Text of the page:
A walk from the working-class neighborhood of La Boca to the brand-new skyscrapers of Puerto Madero traverses the complex landscape of the most uncertain presidential election in Argentina's recent history. Javier Milei, an ultra candidate with extremist ideas and upheavals, has already moderated his incendiary rhetoric after allying himself with the centre-right, with Mauricio Macri, president between 2015 and 2019.
His rival, the current Minister of Economy, Sergio Massa, is taking advantage of the sudden loss of Milei's rebel factor to regain his support in youth sectors and neighborhoods such as La Boca. "Milei hates us, the club belongs to the people: vote for Massa", proclaim two banners hanging in front of the legendary La Bombonera de Boca Juniors, where Maradona beats Massa and Milei by thrashing for families buying souvenirs in a theme park in tango, asado and football.
Milei has lost friends in the neighborhood of La Boca, where Massa won with almost 40% of the votes in the first round. The libertarian candidate's plan to privatize football clubs - the idea of Macri, former president of Boca Juniors before becoming head of state - does not please anyone.
It is another indication that the anarcho-capitalism of the libertarian candidate – with plans to privatize healthcare and education, fire thousands of public servants and eliminate subsidies – is not the alternative that many Argentines are looking for.
But, for many, the status quo – embodied in Massa, with great political gifts that are stunted in view of an inflation rate of 140% – is even worse. "Milei is Pandora's box", summarizes Julio César, a retired engineer from the state energy company. "But Massa already failed".
Hence the uncertainty about the result. Polls do not help clarify the electoral landscape. They failed to foresee Milei's meteoric rise in the primaries, nor Massa's surprising comeback in the first round of last month's election.
After a turn in the polls in favor of Milei, the latest survey published on Saturday by the consultancy Circuitos predicts a technical tie, with an advantage for Massa of five tenths. Given this narrow margin, the decision of Milei's team to follow in the footsteps of Donald Trump and Jair Bolsonaro and denounce possible electoral fraud based on an allegedly biased distribution of ballots is understandable.
Even if Massa wins, Peronism – reborn at the beginning of the century embodied in the evocative glamor couple, Néstor and Cristina Kirchner – seems dead. He got a second chance after the 2019 defeat of Mauricio Macri amid another wave of inflation. But the occasion was aggravated by the pandemic, everything has gone from bad to worse under the government of Alberto Fernández and the vice-presidency of Cristina.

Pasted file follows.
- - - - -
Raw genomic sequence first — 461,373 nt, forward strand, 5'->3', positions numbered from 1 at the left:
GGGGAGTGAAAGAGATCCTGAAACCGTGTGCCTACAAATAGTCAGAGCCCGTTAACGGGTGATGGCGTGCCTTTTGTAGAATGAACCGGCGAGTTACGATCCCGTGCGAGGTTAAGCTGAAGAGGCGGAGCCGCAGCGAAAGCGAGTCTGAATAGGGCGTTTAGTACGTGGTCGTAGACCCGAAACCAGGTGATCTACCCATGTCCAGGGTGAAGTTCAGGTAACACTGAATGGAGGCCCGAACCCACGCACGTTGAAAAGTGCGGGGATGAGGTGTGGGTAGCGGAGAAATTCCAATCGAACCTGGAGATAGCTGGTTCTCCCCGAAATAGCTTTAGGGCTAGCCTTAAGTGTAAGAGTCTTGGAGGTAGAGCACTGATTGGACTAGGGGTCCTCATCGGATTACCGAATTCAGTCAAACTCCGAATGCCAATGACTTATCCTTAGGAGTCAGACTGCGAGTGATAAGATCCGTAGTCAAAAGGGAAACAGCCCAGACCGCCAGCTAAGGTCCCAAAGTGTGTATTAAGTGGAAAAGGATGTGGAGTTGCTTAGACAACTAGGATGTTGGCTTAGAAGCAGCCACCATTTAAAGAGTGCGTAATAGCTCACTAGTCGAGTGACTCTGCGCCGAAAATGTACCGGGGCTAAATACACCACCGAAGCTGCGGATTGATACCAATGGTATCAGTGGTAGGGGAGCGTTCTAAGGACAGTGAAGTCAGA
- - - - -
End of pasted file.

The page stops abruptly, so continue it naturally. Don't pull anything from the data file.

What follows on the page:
Without foreign currency to pay for its imports, Argentina is on the verge of insolvency. The rejection of the Government can be felt in every neighborhood, even in historically working-class districts such as La Boca. Maradona's declaration of support - "I was, am and always will be a Peronist" - in October 2020, three weeks before he died, was perhaps the last triumph of Kirchnerism.
It is interesting that Massa does everything possible not to be identified with his own government. Aware that Peronism is already perceived as intrinsically corrupt – a lawfare campaign against Cristina Fernández has not helped – the candidate of the progressive coalition defends the creation of a national government "without looking at the card".
Massa's campaign focuses on the fear Milei arouses. Argentina needs a president with "temperance, mental balance, capacity and contact with reality," said the candidate minister in the debate last Sunday. He warned about the danger of the libertarian plan to dollarize the economy and reduce public spending by 15% of GDP. He reminded viewers that Milei had described the Pope as a "son of a bitch" who "is preaching communism". Milei replied that Massa represents "the most thieving government in the world".
The truth is that Milei is no longer the rebel he was. His new card is the support of Macri and the centre-right candidate, Patricia Bullrich, who was defeated in the first round. The longed-for anti-Kirchnerist front already exists. "We wanted to lead the change, but we got there", tweeted Macri on Thursday asking for Milei's vote. "It's not what we wanted, but it's what we have to do."
The attempt to normalize Milei became international with the support of a dozen foreign former presidents, among them former Spanish Prime Minister Mariano Rajoy and former Mexican presidents Felipe Calderón and Vicente Fox. It is another red line crossed by centrist conservatism that hopes to have incorporated "libertarian punk" into the mainstream.
In Puerto Madero, next to La Boca, on the banks of the Río de la Plata, the new alliance between the establishment and the insurgents takes shape. Here is bullmarket broker of cryptocurrency and dollarization guru and Milei ally, Ramiro Marra. But here too, in the highest skyscrapers, there are the headquarters of BBVA, the World Trade Center and the large companies of the old caste.
Assimilating the rebellion is an old strategy of power, even though it used to disarm the left. But it may backfire for Milei, whose popularity was based not only on the rejection of Peronism, but the failures of Machrismo. "Macri doubled inflation and also the external debt" explained the economist Matías Vernego in an interview. This is not forgotten in three years
In La Boca, perhaps the true strategy of Macri can be glimpsed. A week after the presidential elections, the elections for the presidency of Boca Juniors are held, and Macri presents himself again as a candidate for the vice presidency. The ex-president needs the support of Milei's activist base to regain control of Boca. The plan was summed up by one of Buenos Aires' ever-expert taxi drivers. The mountain bike rebel is already "a puppet of Macri".